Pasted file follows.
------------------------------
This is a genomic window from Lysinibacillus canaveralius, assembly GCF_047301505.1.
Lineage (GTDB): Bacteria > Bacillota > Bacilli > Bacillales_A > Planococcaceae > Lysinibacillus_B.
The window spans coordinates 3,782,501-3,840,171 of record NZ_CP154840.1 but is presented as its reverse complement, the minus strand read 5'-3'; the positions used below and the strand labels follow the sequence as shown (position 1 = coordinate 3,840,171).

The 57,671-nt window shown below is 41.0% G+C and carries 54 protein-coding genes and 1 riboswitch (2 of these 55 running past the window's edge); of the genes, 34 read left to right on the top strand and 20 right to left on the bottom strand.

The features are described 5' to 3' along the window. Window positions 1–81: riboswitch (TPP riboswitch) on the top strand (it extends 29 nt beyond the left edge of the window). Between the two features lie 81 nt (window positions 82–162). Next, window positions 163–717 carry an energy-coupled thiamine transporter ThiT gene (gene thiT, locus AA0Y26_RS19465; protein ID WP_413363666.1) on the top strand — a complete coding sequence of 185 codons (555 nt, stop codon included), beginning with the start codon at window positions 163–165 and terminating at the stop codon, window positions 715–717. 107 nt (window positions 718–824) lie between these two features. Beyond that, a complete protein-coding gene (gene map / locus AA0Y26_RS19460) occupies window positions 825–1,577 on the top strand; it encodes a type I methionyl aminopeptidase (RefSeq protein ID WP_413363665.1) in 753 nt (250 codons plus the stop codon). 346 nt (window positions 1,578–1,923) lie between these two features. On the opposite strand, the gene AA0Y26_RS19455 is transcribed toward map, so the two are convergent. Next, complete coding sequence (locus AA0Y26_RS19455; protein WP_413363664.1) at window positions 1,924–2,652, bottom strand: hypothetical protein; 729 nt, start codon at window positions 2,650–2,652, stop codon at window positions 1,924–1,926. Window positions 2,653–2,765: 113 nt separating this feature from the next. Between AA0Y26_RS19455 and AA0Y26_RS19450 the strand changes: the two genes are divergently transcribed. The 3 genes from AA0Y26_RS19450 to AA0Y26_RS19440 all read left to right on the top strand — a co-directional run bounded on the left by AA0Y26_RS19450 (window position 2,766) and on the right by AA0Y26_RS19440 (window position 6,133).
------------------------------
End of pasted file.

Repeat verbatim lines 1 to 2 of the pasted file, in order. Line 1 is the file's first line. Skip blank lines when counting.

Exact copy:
This is a genomic window from Lysinibacillus canaveralius, assembly GCF_047301505.1.
Lineage (GTDB): Bacteria > Bacillota > Bacilli > Bacillales_A > Planococcaceae > Lysinibacillus_B.